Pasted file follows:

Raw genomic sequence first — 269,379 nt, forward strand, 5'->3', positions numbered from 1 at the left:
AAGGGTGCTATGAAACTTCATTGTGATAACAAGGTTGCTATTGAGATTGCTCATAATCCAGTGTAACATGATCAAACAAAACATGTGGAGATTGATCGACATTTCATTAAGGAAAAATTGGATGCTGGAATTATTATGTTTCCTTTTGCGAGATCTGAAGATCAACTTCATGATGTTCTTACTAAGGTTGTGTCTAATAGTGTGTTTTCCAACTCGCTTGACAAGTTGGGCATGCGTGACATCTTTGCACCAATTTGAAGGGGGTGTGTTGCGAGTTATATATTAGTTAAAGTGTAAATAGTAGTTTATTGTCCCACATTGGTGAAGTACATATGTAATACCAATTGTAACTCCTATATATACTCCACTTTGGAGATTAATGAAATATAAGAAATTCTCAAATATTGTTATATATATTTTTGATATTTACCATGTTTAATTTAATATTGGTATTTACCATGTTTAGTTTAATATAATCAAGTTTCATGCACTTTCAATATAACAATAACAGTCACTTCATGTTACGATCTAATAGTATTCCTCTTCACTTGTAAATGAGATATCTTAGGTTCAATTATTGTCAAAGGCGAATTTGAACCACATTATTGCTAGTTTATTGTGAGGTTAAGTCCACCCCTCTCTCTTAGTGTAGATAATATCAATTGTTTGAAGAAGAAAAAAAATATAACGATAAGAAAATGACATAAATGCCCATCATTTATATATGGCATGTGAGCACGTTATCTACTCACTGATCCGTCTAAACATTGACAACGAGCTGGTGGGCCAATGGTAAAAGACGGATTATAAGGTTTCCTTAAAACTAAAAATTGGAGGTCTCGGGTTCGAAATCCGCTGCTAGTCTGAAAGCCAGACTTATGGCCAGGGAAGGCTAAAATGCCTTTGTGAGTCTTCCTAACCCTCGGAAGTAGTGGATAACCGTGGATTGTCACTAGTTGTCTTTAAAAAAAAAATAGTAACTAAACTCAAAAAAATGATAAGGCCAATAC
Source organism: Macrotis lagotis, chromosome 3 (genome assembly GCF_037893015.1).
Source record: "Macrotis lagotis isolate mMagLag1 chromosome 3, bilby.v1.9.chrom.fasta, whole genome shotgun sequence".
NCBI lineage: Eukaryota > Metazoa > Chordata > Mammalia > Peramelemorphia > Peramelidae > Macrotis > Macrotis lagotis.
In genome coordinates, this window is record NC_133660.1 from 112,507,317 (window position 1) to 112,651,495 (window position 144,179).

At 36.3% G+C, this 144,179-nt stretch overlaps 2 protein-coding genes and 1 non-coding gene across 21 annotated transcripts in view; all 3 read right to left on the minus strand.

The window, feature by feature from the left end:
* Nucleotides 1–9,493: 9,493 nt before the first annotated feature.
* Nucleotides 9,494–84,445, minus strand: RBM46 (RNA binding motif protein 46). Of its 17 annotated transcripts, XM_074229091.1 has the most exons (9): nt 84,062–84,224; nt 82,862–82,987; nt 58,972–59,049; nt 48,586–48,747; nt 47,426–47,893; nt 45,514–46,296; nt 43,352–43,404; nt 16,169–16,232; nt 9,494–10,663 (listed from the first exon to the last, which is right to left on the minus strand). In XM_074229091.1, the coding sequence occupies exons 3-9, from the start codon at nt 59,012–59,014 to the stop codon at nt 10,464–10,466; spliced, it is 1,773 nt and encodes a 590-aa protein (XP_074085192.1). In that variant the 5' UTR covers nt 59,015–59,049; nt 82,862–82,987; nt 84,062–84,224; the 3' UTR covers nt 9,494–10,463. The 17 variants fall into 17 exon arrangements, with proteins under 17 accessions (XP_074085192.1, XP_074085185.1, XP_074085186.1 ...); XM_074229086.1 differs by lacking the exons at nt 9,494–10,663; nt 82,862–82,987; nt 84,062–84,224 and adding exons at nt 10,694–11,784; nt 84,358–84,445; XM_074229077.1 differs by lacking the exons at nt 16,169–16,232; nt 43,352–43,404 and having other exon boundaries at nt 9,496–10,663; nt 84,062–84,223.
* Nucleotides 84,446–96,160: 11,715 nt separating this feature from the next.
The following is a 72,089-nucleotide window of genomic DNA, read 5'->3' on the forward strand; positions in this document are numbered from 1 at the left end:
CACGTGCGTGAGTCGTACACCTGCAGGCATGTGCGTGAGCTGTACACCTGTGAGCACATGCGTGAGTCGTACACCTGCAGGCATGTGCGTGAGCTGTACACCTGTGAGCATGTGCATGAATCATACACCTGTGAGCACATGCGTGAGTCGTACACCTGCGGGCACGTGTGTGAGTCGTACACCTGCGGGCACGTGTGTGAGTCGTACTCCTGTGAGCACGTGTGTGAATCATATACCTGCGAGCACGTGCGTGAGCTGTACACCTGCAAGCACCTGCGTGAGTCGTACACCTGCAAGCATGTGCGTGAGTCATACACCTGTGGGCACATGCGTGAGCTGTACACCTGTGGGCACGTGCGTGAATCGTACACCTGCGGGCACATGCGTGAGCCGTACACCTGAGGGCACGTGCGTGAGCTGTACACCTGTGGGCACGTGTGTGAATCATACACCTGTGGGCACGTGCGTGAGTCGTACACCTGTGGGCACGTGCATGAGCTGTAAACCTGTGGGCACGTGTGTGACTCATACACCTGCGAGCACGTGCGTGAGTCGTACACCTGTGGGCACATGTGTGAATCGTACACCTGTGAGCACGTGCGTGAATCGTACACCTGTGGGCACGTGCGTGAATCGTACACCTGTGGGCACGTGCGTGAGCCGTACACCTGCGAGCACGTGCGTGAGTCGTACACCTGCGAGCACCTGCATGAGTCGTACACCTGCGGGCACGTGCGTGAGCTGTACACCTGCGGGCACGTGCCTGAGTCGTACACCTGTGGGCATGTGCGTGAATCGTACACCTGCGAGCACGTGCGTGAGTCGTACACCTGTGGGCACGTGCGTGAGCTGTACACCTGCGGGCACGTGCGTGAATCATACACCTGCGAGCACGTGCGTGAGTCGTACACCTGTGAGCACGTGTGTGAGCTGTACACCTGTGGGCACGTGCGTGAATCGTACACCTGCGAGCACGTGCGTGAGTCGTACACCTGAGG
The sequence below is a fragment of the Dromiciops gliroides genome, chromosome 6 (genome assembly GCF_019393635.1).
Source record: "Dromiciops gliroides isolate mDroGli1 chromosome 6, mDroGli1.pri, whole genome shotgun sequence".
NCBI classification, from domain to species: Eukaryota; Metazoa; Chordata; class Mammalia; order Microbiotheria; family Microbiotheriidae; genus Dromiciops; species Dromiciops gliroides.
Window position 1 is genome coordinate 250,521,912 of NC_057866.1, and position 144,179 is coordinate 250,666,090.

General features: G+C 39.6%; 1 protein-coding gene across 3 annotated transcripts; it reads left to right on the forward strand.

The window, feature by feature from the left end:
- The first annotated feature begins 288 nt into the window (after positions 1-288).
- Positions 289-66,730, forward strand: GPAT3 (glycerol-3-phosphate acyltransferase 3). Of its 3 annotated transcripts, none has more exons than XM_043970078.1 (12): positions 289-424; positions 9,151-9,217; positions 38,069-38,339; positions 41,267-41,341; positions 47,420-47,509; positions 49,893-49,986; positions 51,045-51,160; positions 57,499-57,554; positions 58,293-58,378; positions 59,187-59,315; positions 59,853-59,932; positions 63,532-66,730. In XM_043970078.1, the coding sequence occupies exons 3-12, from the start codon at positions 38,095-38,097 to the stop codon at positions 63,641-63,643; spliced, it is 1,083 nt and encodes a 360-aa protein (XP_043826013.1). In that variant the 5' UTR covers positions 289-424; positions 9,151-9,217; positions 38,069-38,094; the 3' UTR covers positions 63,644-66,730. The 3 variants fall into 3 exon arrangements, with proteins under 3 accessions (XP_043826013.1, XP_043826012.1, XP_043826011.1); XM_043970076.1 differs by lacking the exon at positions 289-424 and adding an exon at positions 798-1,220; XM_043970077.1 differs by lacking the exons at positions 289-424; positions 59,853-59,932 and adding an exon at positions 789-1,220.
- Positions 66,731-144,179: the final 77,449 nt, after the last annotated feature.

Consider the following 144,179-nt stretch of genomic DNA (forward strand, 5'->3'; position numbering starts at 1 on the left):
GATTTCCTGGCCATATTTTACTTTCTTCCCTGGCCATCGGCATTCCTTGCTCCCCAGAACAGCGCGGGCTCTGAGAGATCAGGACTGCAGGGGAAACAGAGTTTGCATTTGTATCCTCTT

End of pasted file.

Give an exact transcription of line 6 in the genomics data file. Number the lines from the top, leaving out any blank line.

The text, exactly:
In genome coordinates, this window is record NC_133660.1 from 112,507,317 (window position 1) to 112,651,495 (window position 144,179).